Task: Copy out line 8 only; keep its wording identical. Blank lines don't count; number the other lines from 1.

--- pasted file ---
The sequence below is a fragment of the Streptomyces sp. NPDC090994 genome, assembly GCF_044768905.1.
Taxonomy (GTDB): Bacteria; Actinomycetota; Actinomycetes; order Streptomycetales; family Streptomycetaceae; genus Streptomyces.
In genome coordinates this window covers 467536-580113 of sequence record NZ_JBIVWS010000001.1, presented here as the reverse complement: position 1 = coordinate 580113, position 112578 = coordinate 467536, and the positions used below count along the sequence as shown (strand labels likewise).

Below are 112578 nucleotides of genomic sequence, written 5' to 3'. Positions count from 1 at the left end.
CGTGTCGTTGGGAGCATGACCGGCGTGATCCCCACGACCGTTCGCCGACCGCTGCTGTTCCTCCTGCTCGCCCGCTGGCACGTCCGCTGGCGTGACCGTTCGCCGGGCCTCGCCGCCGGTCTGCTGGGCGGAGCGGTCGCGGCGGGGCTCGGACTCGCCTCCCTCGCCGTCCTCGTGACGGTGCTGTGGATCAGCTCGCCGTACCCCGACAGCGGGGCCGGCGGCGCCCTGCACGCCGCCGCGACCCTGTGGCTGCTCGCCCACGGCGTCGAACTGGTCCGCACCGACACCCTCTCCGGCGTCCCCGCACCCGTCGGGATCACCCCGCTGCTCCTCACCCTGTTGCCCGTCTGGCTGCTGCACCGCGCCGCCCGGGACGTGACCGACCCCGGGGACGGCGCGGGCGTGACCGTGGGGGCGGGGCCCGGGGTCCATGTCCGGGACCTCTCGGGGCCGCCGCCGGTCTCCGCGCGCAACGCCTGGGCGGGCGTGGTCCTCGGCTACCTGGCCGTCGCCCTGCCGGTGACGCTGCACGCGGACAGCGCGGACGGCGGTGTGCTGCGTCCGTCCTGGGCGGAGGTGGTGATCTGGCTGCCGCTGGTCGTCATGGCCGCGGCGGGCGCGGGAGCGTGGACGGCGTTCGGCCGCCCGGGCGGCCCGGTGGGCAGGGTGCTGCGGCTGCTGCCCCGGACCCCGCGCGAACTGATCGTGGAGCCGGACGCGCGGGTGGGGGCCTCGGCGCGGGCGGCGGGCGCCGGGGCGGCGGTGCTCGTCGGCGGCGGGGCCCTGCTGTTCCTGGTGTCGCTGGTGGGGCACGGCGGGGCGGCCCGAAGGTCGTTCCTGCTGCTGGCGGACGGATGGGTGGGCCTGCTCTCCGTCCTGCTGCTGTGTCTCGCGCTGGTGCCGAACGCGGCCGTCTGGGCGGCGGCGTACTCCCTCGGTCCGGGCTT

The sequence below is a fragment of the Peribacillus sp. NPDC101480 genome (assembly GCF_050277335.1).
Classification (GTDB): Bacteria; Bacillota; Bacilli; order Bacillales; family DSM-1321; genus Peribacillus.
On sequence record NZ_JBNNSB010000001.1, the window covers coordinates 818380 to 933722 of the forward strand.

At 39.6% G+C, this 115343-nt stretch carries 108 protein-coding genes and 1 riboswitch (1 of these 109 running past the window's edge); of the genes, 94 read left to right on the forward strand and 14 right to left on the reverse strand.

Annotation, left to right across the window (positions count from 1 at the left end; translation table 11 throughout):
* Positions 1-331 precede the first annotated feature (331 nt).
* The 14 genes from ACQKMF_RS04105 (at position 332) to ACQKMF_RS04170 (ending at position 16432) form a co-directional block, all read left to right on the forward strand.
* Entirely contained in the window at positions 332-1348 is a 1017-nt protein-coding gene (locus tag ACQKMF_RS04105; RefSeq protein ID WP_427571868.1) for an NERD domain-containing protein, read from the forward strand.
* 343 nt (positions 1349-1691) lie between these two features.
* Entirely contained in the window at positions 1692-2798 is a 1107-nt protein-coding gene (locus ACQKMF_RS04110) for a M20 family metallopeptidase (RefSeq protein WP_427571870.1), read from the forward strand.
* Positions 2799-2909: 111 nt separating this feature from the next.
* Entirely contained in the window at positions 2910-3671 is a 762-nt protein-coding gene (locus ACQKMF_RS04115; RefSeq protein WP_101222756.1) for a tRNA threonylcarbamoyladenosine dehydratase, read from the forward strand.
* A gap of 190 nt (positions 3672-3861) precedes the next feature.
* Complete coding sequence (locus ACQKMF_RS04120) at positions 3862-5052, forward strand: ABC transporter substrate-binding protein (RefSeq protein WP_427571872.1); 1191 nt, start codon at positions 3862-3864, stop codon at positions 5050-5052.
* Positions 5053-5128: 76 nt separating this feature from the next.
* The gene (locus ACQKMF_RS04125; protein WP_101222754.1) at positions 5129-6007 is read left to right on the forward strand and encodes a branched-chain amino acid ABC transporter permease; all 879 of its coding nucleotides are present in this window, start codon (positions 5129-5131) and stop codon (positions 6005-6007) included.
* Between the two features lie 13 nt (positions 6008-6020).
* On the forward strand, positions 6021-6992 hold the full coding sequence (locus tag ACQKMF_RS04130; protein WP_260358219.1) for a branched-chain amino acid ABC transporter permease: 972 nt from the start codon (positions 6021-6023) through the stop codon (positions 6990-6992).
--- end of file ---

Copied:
On sequence record NZ_JBNNSB010000001.1, the window covers coordinates 818380 to 933722 of the forward strand.